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Increased prevalence of coronary artery disease risk markers in patients with chronic hepatitis C – a cross-sectional study

Authors Roed T, Kristoffersen US, Knudsen A, Wiinberg N, Lebech AM, Almdal T, Thomsen RW, Kjær A, Weis N

Received 25 August 2013

Accepted for publication 24 September 2013

Published 21 January 2014 Volume 2014:10 Pages 55—62

DOI https://doi.org/10.2147/VHRM.S53557

Checked for plagiarism Yes

Review by Single-blind

Peer reviewer comments 5

Torsten Roed,1 Ulrik Sloth Kristoffersen,2 Andreas Knudsen,1,2 Niels Wiinberg,3 Anne-Mette Lebech,1 Thomas Almdal,4 Reimar W Thomsen,5 Andreas Kjær,2 Nina Weis1,6

1Department of Infectious Diseases, Copenhagen University Hospital, Hvidovre, Denmark; 2Department of Clinical Physiology, Nuclear Medicine and PET and Cluster for Molecular Imaging, Rigshospitalet, University of Copenhagen, Copenhagen, Denmark; 3Department of Clinical Physiology, Frederiksberg Hospital, Copenhagen, Denmark; 4Steno Diabetes Center, Copenhagen, Denmark; 5Department of Clinical Epidemiology, Aarhus University Hospital, Aarhus, Denmark; 6Faculty of Health Sciences, University of Copenhagen, Copenhagen, Denmark

Objective: Chronic hepatitis C is a global health problem and has been associated with coronary artery disease. Our aim was to examine the prevalence of coronary artery disease risk markers including endothelial biomarkers in patients with chronic hepatitis C and matched comparisons without manifest cardiovascular disease or diabetes in a cross-sectional design.
Methods: Sixty patients with chronic hepatitis C (mean age 51 years) were recruited from the Department of Infectious Diseases at Copenhagen University Hospital, and compared with 60 age-matched non-hepatitis C virus-infected individuals from a general population survey. We examined traditional coronary artery disease risk factors, metabolic syndrome, carotid intima media thickness, and a range of endothelial biomarkers.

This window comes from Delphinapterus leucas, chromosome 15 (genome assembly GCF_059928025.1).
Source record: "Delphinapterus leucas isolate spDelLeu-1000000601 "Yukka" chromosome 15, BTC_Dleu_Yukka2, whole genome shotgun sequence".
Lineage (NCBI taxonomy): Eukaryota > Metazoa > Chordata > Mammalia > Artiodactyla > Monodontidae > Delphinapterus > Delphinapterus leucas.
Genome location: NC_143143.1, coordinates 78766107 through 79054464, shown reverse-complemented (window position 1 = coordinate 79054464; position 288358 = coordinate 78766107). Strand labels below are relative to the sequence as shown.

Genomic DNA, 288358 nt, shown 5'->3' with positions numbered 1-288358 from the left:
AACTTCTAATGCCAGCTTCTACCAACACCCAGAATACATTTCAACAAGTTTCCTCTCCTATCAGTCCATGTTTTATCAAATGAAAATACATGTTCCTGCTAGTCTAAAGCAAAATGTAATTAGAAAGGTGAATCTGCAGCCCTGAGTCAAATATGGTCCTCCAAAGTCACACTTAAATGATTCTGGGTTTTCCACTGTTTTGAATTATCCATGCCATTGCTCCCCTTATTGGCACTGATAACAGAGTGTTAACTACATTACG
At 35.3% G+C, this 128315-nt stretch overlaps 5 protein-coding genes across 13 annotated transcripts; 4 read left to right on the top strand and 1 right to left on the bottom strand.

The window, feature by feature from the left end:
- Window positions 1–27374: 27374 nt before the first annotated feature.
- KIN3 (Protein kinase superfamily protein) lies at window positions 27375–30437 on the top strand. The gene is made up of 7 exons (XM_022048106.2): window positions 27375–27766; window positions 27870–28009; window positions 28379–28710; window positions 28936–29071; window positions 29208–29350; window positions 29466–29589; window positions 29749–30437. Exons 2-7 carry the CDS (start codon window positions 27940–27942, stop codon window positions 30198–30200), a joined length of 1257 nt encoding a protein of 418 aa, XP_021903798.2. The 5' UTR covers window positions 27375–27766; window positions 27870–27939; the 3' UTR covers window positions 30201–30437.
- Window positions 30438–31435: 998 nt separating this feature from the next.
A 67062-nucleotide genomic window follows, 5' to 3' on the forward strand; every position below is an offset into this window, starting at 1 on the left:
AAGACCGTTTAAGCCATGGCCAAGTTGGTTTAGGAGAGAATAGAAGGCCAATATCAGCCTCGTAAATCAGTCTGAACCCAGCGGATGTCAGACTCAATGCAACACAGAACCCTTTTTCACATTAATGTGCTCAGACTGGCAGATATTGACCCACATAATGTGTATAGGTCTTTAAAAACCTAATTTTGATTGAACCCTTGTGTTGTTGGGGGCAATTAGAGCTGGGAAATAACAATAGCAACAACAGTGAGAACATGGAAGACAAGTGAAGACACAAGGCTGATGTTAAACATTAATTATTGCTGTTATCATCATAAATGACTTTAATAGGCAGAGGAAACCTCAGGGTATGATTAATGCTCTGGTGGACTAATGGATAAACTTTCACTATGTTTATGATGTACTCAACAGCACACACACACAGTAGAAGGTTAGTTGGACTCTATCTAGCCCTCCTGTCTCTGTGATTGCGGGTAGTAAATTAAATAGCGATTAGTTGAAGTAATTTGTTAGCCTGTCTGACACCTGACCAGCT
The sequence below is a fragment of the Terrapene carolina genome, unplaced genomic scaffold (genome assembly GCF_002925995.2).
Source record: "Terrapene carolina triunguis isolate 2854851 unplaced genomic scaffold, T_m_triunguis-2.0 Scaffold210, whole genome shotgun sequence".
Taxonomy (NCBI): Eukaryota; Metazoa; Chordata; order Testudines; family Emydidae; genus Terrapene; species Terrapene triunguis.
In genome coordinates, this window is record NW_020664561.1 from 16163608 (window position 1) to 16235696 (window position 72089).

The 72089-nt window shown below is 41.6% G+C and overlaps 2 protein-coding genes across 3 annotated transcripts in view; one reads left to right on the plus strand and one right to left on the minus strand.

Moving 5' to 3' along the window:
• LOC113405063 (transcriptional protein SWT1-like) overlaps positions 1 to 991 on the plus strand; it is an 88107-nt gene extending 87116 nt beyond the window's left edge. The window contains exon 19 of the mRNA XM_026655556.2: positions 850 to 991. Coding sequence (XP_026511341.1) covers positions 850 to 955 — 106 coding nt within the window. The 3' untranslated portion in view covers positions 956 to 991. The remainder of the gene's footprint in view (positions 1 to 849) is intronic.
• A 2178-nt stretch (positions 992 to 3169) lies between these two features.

Results: Patients with chronic hepatitis C had more hypertension (40% versus 25%, prevalence ratio [PR] 1.6; 95% confidence interval [CI] 0.9–2.7) and smoked more (53% versus 38%, PR 1.4; 95% CI 0.9–2.1). The two groups had similar body mass index (mean 25.0 versus 25.7 kg/m2), whereas those with chronic hepatitis C had less dyslipidemia (including significantly lower low-density lipoprotein and cholesterol/high-density lipoprotein ratio), higher glycosylated hemoglobin level (mean 6.2 versus 5.7, difference of means 0.5; 95% CI 0.3–0.8), and a higher prevalence of metabolic syndrome (28% versus 18%, PR 1.6; 95% CI 0.8–3.0). Increased carotid intima media thickness above the standard 75th percentile was seen more frequently in chronic hepatitis C (9% versus 3%, PR 1.7; 95% CI 0.4–6.7), though difference of means was only 0.04 mm (95% CI 0.00–0.10). Patients with chronic hepatitis C had increased hsCRP (high-sensitivity C-reactive protein), sICAM-1 (soluble intercellular adhesion molecule-1), sVCAM-1 (soluble vascular cell adhesion molecule-1), and soluble E-selectin, but lower levels of tPAI-1 (tissue-type plasminogen activator inhibitor-1), MMP9 (matrix metallopeptidase 9), and MPO (myeloperoxidase) than their comparisons.
Conclusion: Our findings indicate that patients with chronic hepatitis C have increased prevalence of several coronary artery disease risk markers. These results may be important when evaluating the appropriateness of screening for coronary artery disease and its risk factors in chronic hepatitis C.

Keywords: risk factors, atherosclerosis, endothelial dysfunction, biomarkers, metabolic syndrome, intima media thickness

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